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Craig Mod's Special Projects

   6 March 2023, mid-morning

I’ve been following Craig Mod and his work for over a decade now. My copy of Art Space Tokyo is one of my favourite books, one I hope to finally put to use this May. In recent years he’s been publishing a newsletter, Rodan, which I have enjoyed reading for its mix of photography, travel blogging, and occasional nerdy discussions. He has been funding special projects and walks through membership drives, in the vein of PBS or NPR. He wrote about that activity recently, and for whatever reason this year his writing finally sucked me in: I signed up! (You can too, if you are the sort of person that loves supporting people’s artistic endeavours.)

I’m now watching a video of him talking about his book Kissa by Kissa. It’s an interesting deep dive into his process, but also into his almost neurotic levels of perfectionism that I am 100% here for. I love books. I love well made beautiful books. It’s amazing to listen to someone talk at length about the pains they went to in order for this book they made to be the best book it could possibly be.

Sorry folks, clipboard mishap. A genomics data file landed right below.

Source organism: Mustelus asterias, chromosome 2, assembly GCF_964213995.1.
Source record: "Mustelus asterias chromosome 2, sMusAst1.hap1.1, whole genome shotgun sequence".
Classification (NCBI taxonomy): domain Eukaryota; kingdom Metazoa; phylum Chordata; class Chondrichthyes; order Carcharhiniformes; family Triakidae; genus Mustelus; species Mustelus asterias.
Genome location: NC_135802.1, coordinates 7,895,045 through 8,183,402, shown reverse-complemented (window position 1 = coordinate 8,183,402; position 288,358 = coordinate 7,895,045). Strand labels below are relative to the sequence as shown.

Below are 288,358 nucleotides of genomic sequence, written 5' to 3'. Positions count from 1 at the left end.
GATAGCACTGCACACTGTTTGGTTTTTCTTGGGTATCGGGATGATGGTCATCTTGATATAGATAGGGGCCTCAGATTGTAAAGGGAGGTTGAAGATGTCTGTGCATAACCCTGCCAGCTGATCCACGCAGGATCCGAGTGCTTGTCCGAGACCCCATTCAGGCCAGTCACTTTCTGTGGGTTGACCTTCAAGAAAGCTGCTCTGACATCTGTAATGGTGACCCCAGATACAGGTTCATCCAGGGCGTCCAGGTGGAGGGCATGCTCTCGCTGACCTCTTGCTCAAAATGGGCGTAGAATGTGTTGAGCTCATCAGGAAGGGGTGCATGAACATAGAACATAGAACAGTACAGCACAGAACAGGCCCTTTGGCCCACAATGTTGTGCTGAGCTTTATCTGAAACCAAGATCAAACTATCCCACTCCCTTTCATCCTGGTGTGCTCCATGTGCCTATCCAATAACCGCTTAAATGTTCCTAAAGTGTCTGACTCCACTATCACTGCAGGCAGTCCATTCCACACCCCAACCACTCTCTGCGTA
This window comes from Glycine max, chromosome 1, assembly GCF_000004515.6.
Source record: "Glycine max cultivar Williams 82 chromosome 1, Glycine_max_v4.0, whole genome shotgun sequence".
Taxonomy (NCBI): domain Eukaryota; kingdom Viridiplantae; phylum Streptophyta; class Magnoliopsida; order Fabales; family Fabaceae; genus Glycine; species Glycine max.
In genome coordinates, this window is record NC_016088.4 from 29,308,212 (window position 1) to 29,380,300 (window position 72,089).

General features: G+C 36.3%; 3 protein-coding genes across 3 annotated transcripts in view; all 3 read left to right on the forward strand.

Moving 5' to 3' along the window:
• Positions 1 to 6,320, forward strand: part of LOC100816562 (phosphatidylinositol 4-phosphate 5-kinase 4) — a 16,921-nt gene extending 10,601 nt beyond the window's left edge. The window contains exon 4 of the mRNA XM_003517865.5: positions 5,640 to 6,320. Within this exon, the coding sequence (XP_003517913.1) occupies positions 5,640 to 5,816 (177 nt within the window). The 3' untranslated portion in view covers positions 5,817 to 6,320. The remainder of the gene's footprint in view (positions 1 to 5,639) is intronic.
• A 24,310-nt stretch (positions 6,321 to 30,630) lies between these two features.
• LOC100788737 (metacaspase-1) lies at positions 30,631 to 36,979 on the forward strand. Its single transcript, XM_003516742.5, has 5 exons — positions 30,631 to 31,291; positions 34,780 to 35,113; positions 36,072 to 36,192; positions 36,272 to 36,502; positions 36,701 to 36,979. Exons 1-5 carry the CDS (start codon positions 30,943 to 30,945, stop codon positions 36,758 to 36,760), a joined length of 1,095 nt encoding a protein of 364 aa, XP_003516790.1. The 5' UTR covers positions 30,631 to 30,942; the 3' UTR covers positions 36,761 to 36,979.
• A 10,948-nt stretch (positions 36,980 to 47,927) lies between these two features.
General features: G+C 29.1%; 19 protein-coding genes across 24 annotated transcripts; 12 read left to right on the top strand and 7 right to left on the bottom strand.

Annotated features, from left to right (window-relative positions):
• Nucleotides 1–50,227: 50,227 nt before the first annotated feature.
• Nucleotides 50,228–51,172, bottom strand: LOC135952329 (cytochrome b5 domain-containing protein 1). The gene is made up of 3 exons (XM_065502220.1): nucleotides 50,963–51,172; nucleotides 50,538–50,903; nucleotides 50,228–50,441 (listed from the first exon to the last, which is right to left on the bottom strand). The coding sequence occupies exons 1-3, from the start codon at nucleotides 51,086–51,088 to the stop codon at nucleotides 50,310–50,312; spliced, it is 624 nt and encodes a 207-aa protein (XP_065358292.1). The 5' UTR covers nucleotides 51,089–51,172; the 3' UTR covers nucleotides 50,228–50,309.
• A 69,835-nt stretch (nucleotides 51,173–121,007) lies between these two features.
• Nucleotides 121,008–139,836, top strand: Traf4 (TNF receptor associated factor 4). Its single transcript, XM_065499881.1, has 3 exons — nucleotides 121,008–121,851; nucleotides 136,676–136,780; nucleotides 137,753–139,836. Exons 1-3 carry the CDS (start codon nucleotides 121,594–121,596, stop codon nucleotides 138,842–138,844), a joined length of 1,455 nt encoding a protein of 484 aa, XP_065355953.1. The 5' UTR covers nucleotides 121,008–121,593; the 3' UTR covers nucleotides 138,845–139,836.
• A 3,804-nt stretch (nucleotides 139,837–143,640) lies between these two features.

Of course I bought the book as well.

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Candid Photography and my old Ricohs

   21 February 2023, mid-afternoon

Self Portrait

I picked up an online course by Greg Williams, who does candid photography (of celebrities) that I quite like. Candid photography is what I enjoy shooting the most. I started my life as a yearbook photographer, and I suppose that is the direction I am always pulled. I was lamenting to Shima that I feel out of practice when taking photos. I look back at old pictures and think, “I shot this?” (The same tragedy when I read old math assignments from university: “this is my handwriting?”) I thought watching to this course would give me some ideas and get me thinking about photography once again. I find it interesting to listen to people break down their process and approach to their work.